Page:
This information is not some state secret and, in fact, the finance/budgeting folks probably all know the numbers by heart.
To my surprise, I was sent this information by JoLynn Berge,Assistant Superintendent of Business and Finance. Great but, once again, not specific enough (but, of course, that's by design.)
I'll first note the obvious for every single one of us adults - when creating a budget, you start with what money you DO have and what you owe/needed spending and THEN you see what is leftover for other things. The district seemingly operates with what they WANT to do and then moves on to paying for needs.
This is obvious when you consider the underspending on maintenance of the facilities, both new and old. This is obvious when the Board votes a COLA for the Superintendent (after giving him a raise the previous year) and yet schools like Northgate don't have money for copy paper. It's obvious when some Sped students don't get to come to school on a late start weather day because of transportation (I had no idea but this is happening.)
Most of all, when the Superintendent and staff, in the face of all operational problems, puts Strategic Plan initiatives ahead of a well-operating district. This district will NOT ever move ahead for its students (especially those who are low-income and/or of color) if this district is not well-run.
I do not believe it is well-run and I have thought this for a very long time.
The Times has an editorial on this subject, Seattle School District should take responsibility for budget problems. They say Nyland has "erroneously" put the full blame on the Legislature. That was not my read of the letter but yes, the letter certainly laid no blame at the feet of the district. But the Times goes right after the union, blaming the district for settling the teachers strike by giving them raises. Amazingly they also call out the high salaries of administrators.
About 37% of the Seattle School District's projected budget deficit is tied to salaries.I'll walk thru each item with comments. I would hope what I ask out loud would be questions the Board would like to know.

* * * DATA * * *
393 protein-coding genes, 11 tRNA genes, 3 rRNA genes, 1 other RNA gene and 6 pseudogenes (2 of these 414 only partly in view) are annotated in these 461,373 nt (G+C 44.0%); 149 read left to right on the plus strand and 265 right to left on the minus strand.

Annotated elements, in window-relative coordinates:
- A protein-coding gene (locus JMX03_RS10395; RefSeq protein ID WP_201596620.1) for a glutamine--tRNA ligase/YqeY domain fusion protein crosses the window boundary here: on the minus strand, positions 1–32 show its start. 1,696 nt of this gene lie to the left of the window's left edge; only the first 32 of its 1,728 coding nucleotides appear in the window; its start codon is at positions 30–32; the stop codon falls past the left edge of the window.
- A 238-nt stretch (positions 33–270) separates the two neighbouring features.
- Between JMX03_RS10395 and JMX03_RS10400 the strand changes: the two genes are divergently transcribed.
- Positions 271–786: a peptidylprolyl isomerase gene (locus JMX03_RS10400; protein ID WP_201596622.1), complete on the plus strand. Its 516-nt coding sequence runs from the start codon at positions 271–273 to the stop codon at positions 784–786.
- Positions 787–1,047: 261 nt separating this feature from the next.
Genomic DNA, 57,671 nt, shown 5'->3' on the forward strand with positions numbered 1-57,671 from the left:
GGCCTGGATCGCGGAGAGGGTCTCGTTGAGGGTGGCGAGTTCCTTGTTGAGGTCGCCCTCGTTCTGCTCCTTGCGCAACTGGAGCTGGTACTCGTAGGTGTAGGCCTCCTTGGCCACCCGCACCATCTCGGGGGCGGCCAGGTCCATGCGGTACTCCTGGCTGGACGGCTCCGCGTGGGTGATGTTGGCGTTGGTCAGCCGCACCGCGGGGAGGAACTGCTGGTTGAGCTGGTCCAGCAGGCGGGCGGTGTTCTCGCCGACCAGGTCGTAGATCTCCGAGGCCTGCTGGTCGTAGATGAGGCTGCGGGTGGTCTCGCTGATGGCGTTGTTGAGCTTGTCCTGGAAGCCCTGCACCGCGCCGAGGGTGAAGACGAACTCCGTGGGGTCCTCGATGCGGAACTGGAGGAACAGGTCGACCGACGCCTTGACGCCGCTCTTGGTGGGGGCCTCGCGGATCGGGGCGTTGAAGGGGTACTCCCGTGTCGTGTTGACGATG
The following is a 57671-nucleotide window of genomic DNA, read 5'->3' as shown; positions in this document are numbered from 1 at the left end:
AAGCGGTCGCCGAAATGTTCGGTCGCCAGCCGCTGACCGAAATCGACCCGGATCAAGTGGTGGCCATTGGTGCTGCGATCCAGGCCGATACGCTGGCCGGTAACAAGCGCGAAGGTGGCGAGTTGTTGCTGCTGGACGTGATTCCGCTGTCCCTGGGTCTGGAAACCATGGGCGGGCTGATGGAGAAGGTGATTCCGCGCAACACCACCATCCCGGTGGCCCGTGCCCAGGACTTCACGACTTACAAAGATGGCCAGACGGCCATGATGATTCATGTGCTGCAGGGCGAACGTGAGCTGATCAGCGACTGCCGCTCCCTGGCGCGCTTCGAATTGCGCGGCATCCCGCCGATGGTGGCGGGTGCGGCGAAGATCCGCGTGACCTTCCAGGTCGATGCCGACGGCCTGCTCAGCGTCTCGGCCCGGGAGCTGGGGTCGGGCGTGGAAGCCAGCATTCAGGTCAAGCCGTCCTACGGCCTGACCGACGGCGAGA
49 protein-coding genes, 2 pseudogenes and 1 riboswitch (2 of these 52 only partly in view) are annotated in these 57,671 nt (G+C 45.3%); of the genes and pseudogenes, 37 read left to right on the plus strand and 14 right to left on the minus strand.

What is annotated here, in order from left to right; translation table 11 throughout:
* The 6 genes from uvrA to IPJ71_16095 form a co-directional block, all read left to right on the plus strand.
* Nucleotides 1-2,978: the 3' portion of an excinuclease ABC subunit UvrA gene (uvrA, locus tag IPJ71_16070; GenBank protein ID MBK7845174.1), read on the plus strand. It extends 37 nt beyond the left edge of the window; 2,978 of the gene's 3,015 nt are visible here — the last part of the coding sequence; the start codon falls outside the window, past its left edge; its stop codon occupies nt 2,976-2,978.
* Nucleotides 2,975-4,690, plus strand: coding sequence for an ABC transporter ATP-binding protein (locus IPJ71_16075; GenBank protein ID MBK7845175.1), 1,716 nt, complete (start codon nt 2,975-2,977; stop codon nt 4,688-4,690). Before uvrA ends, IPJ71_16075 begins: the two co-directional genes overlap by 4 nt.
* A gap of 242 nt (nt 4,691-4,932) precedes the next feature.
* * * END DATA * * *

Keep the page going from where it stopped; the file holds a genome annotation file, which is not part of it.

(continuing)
Another 41% of the Seattle budget shortfall is tied to what government officials call the "levy cliff."
Seattle Public Schools
2017-18 Financial Deficit Causes
2017-18 Financial Deficit Causes
1) Materials, Supplies, Operating Costs (MSOCS) $ 1.2 M
(increase from expected enrollment and inflation)
My impression is that principals have some leeway with these dollars and those kind of Sophie's Choice decisions end up hurting schools like Northgate.
2) Operations Levy $ 15.1M
(increase from expected levy base growth)
- levy base authority, “ghosting”, and per pupil inflator $(30.9)M
(decrease from no change to current levy law and policy)
Again, please call the Governor's office and ask him to tell the Legislature to call a one-day session to push this off until 2019 to protect districts. If not, then the Governor should make it clear he will sign nothing until this gets done.
3) 2016-17 budget balanced on one-time revenues and underspend $(13.4)M
(We had projected a significant underspend in 2015-2016, some of which was used to balance 2016-2017. One-time revenue was recapture of special ed money that had been withheld by the state.)
That "recapture" was the district's fault. And when that underspend was being discussed, everyone had a wish list. I credit Director Blanford for saying it should have all been kept in reserve for what was coming. Staff KNEW many of these budget problems were coming and did not do the right thing fiscally.
4) State Cost of Living Adjustment (COLA) and Pension increases $( 7.8)M
(Increase in budget projects based on updated CPI)
This one seems reasonable until you get to the bottom of this list.
5) K-3 class size reduction $( 4.7)M
Cost to continue to lower K-3 class size, result of state underfunding
On this one, know what I would do? Ignore that mandate. If the State is not going to help with these costs AND the levy cliff is here, I would hit the pause button. What exactly is the State going to do if districts are not getting this done in a timely manner? The Legislature certainly isn't getting its homework done on time.
6) Weighted Staffing Standard - 24 credit graduation $( 7.1)M
Estimated cost to fully implement 24-credit state requirement
There has never been any detailed information on what the costs are because no one has explained how this would be enacted. Is $7M accurate? No way of knowing.
7) Cost to open new schools (administrators, custodial, utilities) $( 3.0)M
Does not include opening Cedar Park as an option school
I don't see furniture in here which makes me nervous/suspicious.
8) Boundary changes
-transportation for all amendments passed $( 0.6)
Again, the district never gives clear data on transportation costs so you have to take their word for it. This figure seems about right but who knows for certain?
-open Cedar Park as option school $( 0.4)
Assumption is school opens underenrolled, which results in above model staffing.
I'm trying to think back - when was the last time an Option School opened underenrolled? And, why is an Option School more expensive to open?
9) Labor cost increases $(23.4)M
This includes all staff (of this $20.5m is SEA related)
What? So what does "labor cost increases" mean? And if this category includes ALL staff, what's #4? I would guess this one is raises and number four is COLAs but you see the vagueness here, no?
10) Items < $1.0M 0.8
Don't understand what this is.
FY17-18 Current Budget Gap $ (74.2)M